One of the biggest pieces of feedback I get from this blog is on the frequency and consistency of the posts: roughly 2000 words, every Monday morning. So I thought I’d spend this week’s post talking about my general process of writing.

My history

This is not my first attempt at writing for an audience. You can still see posts from my old blog, I wrote occasionally for school newspapers, and I write a LONG “Happy New Year” email to friends & family every year. I always loved writing, but I did it fairly rarely. And even now, I’m not exactly productive - most professional authors can get 2000 words a day (7x my pace).

My writing quality also leaves a lot to be desired. I tend to speak with a lot of conditional phrases and parenthetical statements, so I tend to write the same way. And I don’t think I’ve written anything that has been completely grammatically correct - I *always *find errors after I publish.

That said, I’m probably more productive than you are. So here’s what I’ve found useful.

You are qualified enough

Imposter syndrome is a huge problem for aspiring writers. I feel it too. Someday one of you will respond to a post with “you’re totally unqualified to talk about this” and my fear will be realized. I’ll probably stress eat an entire pizza and cry myself to sleep.

But there’s another flavor of imposter syndrome which appears to be more common. That fear is: I need to reach , then I’ll be “qualified” to talk about this. Before that, I would just be a total arrogant jerk if I were to pretend I knew what I was talking about.

The next milestone could be graduating from university, or getting enough experience in your field of interest, or attaining a high enough leadership position etc. In my opinion this fear is kibosh.

For example, if you’re in high school, not only are you qualified to talk about it - your writing will be far more compelling if you write about it now, then after you’ve reached some age or title which you think “gives you permission” to do so. I’m too old to write about high school, or college / graduate school…those experiences were long enough ago that effectively any specific anecdotes have turned into a fog of lost memories.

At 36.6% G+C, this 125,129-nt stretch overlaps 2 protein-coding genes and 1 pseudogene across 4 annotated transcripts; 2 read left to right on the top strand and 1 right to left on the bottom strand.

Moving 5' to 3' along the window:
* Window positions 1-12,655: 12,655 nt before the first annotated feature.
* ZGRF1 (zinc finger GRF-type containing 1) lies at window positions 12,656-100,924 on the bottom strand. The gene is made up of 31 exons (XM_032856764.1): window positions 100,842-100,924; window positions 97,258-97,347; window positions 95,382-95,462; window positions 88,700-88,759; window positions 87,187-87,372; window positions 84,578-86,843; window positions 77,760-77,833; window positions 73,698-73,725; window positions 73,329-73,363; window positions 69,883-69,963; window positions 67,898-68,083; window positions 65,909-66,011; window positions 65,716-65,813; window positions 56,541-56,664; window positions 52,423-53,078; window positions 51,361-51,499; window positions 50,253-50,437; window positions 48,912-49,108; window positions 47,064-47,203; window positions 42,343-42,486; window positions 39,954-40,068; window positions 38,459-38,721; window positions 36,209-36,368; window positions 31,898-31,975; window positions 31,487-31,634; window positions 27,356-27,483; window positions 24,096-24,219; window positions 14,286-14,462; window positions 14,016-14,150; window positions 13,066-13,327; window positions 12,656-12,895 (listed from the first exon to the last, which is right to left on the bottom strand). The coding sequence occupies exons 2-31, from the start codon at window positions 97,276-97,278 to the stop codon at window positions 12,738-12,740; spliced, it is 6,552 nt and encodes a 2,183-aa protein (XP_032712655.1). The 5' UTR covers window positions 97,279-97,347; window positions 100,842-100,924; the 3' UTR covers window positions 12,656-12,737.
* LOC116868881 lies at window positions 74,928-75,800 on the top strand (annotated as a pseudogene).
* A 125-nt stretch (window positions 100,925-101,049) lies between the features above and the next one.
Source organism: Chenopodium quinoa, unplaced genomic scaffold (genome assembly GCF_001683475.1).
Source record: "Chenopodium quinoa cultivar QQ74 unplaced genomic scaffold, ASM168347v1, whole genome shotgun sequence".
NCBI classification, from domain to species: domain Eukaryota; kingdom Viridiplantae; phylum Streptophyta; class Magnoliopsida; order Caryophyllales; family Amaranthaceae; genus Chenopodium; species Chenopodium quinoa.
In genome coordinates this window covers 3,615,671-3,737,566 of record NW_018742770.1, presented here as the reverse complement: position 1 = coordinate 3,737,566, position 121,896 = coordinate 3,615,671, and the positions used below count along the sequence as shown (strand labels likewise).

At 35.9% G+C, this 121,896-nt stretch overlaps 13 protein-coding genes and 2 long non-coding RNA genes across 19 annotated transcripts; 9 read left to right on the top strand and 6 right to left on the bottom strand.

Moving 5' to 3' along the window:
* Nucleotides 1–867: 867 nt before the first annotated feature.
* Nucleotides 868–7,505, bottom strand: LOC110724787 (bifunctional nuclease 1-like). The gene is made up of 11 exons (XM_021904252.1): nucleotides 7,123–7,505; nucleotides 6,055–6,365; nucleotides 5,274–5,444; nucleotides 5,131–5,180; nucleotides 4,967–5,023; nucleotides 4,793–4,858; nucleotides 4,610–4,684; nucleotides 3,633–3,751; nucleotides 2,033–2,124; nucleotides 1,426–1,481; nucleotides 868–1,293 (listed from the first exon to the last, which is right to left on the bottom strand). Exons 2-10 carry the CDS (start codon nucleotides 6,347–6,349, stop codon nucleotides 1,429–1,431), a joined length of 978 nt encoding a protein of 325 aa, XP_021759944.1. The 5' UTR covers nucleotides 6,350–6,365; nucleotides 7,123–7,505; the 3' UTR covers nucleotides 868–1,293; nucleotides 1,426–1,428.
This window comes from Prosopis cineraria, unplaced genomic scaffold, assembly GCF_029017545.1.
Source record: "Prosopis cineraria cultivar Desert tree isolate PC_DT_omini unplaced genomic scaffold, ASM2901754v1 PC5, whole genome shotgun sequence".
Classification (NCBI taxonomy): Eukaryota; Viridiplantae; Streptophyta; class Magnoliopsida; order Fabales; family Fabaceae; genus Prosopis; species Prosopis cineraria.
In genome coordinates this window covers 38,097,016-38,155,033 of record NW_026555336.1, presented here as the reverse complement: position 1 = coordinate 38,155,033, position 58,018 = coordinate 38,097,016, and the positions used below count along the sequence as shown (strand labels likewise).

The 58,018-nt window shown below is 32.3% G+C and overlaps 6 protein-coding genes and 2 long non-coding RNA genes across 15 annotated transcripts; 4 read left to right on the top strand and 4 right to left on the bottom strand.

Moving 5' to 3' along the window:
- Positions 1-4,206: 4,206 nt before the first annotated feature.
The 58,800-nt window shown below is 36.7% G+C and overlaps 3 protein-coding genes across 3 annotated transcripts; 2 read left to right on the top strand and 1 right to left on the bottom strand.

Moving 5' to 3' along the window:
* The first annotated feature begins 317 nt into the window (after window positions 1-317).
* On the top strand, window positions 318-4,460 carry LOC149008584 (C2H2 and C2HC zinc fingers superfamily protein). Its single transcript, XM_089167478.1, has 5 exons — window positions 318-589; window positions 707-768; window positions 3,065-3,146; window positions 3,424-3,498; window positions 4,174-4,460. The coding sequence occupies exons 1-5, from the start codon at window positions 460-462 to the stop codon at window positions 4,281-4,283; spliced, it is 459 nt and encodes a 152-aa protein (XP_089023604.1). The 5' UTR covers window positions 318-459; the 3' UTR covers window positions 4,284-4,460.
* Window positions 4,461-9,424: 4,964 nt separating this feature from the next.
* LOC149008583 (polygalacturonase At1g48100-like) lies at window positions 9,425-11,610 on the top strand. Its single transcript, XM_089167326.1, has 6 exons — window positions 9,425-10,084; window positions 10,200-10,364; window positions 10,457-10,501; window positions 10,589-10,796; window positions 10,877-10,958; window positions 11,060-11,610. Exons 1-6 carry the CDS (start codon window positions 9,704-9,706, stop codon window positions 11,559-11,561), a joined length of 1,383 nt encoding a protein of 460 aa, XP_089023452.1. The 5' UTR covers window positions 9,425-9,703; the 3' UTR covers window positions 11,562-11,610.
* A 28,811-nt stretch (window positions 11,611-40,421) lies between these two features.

I wonder if autobiographies would be more interesting if they were written while a person was living their life (say, 1 chapter per 5 year period), rather than at the end of it, when they felt there were most qualified to sum it all up.

You have expertise that few other people have. The problem is, in your chosen field, if you look upwards you see people more qualified than you. They’re the ones who really should be writing, right? And since practically everyone can look up to someone else, imposter syndrome is this universal feeling. It’s turtles all the way down.

So let me make it clear: yes, you probably don’t have the perfect qualifications. No, I don’t care. The question isn’t about your qualifications, it’s about whether someone has written the story that you would write. And they haven’t. There is a massive shortage of compelling, high quality writing.

And this is more than just a “you’re special too, you little snowflake” sermon. Given a specific domain, there are almost always needs that haven’t been met by the existing literature. Do you really think no one had written about cancer before Siddharth Mukherjee did?

Quantity > Quality

When you sit down to start, you’ll find that what you write doesn’t quite meet your standards. It might seem dull, or the writing isn’t quite as captivating, or you’re talking about something you think no one cares about, etc.

The good news is the solution is to churn out as much stuff as you can. Get it all down on paper. Follow Ira Glass' advice.

I suspect people procrastinate on writing partly because they think good writing is some type of Dragonball Z energy blast that you save up and then explode with at the right time. Maybe, but I doubt it. Everything I’ve read about writing suggests that it’s much more pedestrian, like regular exercise. Here’s Neal Stephenson on his approach:

Sometimes people are led to believe that writing is a kind of fine art, where some mysterious inspiration strikes and magic happens. I think it’s more like cabinet making or soccer playing, where if you do it a whole lot you get good at it, and if you stop doing it you either stop getting good at it or you actually lose ability.

Jeff Atwood & Rachel Kroll seem to have similaradvice. They got started, and built up very successful reputations, by writing frequently (far more than I do) and slowly gaining an audience over years.


Everyone seems to have ideas in the shower, but I think we misunderstand why. Our brains are input / output machines, and for most of our lives, there is a constant stream of input. We’re watching TV, reading the internet, interacting with friends, etc. We also generate output constantly - even if you aren’t speaking, there’s always something on your mind.